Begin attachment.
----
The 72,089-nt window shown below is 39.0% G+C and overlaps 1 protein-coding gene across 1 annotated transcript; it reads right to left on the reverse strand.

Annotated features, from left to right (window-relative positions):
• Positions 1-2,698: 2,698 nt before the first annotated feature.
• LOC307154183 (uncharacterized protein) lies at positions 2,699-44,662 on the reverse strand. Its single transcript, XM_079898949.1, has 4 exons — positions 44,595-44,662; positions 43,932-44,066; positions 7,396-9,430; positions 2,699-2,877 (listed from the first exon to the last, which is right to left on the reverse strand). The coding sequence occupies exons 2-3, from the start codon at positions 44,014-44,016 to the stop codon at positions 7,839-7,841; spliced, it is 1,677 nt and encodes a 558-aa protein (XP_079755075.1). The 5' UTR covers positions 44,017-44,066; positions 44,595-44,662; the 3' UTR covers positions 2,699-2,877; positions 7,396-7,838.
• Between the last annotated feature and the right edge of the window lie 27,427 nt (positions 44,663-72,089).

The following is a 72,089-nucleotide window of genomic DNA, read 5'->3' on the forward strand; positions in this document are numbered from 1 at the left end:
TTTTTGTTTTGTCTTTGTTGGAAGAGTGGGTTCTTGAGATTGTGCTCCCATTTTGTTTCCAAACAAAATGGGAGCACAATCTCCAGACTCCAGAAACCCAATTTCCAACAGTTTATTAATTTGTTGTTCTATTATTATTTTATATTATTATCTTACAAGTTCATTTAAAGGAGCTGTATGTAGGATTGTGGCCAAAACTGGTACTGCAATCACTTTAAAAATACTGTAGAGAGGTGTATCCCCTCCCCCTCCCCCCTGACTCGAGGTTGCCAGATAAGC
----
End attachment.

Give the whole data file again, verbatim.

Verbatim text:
The 72,089-nt window shown below is 39.0% G+C and overlaps 1 protein-coding gene across 1 annotated transcript; it reads right to left on the reverse strand.

Annotated features, from left to right (window-relative positions):
• Positions 1-2,698: 2,698 nt before the first annotated feature.
• LOC307154183 (uncharacterized protein) lies at positions 2,699-44,662 on the reverse strand. Its single transcript, XM_079898949.1, has 4 exons — positions 44,595-44,662; positions 43,932-44,066; positions 7,396-9,430; positions 2,699-2,877 (listed from the first exon to the last, which is right to left on the reverse strand). The coding sequence occupies exons 2-3, from the start codon at positions 44,014-44,016 to the stop codon at positions 7,839-7,841; spliced, it is 1,677 nt and encodes a 558-aa protein (XP_079755075.1). The 5' UTR covers positions 44,017-44,066; positions 44,595-44,662; the 3' UTR covers positions 2,699-2,877; positions 7,396-7,838.
• Between the last annotated feature and the right edge of the window lie 27,427 nt (positions 44,663-72,089).

The following is a 72,089-nucleotide window of genomic DNA, read 5'->3' on the forward strand; positions in this document are numbered from 1 at the left end:
TTTTTGTTTTGTCTTTGTTGGAAGAGTGGGTTCTTGAGATTGTGCTCCCATTTTGTTTCCAAACAAAATGGGAGCACAATCTCCAGACTCCAGAAACCCAATTTCCAACAGTTTATTAATTTGTTGTTCTATTATTATTTTATATTATTATCTTACAAGTTCATTTAAAGGAGCTGTATGTAGGATTGTGGCCAAAACTGGTACTGCAATCACTTTAAAAATACTGTAGAGAGGTGTATCCCCTCCCCCTCCCCCCTGACTCGAGGTTGCCAGATAAGC